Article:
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The 9th iteration of the University of Toronto Interdisciplinary Symposium on the Mind (UTism) presents: ‘Vision and Visual Perception: How Does Vision Affect Cognition?’

Date: February 1-2, 2020     |      Eventbrite Registration

Venue: Room 1050, Earth Sciences Building, University of Toronto (22 Russell St.)

Read now: Official 2020 Programme

— Conference Abstract —

Vision is considered one of our most important biological senses, if not the most important sense. It involves a vast network of complex cognitive visual pathways and offers important implications for the internal workings of our body. In essence, the relationship between vision and cognition is one of major interest in contemporary research. Studying vision may reveal fascinating details about the mind and unearth further connections between the physical and mental.

UTism will address the main question, “how does vision affect cognition?” from an interdisciplinary perspective based on contemporary research in philosophy, psychology, computer vision, neuroscience, and sign language. UTism seeks to generate relevant and novel insights into the cognitive science of vision and visual perception.

About UTism  

Cognitive science is the interdisciplinary study of the mind, integrating knowledge in psychology, philosophy, computer science, neuroscience, and linguistics. UTism aims to explore contemporary issues in cognitive science via interdisciplinary dialogue from leading minds in cognitive science research. The goal is to converge different academic disciplines related to cognitive science to provide a holistic, multifaceted understanding of issues through an accessible platform.

The main learning outcome from this conference is the novel exposure to interdisciplinary research that will hopefully stimulate your intellectual and personal interests in the study of the mind.

Opening Remarks: Dr. Markus Stock (University College Principal)

Keynote Speakers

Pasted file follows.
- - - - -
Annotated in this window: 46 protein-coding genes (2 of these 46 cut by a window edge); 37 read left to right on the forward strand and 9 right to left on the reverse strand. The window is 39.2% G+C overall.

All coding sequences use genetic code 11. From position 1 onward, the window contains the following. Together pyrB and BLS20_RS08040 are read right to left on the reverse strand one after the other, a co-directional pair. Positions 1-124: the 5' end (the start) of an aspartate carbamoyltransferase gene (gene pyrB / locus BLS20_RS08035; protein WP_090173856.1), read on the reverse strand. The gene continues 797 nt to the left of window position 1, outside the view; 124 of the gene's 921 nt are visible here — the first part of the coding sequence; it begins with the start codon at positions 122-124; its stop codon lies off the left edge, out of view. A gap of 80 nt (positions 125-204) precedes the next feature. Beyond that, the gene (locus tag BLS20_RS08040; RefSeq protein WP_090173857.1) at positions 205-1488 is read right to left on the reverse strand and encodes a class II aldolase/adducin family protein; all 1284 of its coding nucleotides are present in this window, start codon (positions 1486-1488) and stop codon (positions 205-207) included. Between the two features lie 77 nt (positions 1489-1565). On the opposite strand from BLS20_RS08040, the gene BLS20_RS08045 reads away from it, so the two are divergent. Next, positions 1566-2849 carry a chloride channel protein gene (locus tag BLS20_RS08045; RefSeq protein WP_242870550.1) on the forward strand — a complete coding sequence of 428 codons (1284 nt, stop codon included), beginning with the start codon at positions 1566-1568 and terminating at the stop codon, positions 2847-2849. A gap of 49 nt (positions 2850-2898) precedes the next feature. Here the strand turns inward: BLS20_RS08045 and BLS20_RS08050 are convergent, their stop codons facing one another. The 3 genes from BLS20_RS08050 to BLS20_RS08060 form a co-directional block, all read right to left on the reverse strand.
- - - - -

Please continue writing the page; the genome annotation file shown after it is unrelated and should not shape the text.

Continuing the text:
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Nico Orlandi (Associate Professor of Philosophy, UC Santa Cruz)

Talk: How Can Vision Affect Cognition?

Visual perception, like perception more generally, is often taken to be iconic. Vision represents the environment in the way that maps, realist pictures, photographs and diagrams do, rather than in the way in which linguistic propositions do. Cognitive states, such as beliefs, by contrast, are commonly thought to be propositional and to have concepts as constituents. This general picture would seem to suggest that there is a substantial difference between seeing something and thinking about it. It also seems undeniable, however, that, at least in some instances, we acquire cognitive states in virtue of seeing. We think that something is present, for example, because we see it. Or we learn what something is by seeing it repeatedly. In this talk, I offer some reasons for thinking that perception is iconic rather than propositional, and then propose a view of how visual states may come to change format to become part of our conceptual and justificatory repertoire.

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Chia-Chien Wu (Post-Doctoral Fellow, Harvard University)

Talk: We Have Underestimated Your Capacity: Multiple Object Awareness

Humans live in a dynamic world that requires us to constantly update our representations of this world in order to function effectively. However, we only have limited capacity to monitor things around us. The standard visual cognition account for this capacity has been mainly based on studies using Multiple Object Tracking (MOT) paradigm. In classic Multiple Object Tracking (MOT) experiments, observers (Os) try to track N out of M identical objects as they move around in a display. When Os are asked to find all N tracked items or to indicate if a particular item was or was not in the tracked set, the calculated capacity is typically about 4 objects. In the real-world, items are not usually identical to each other.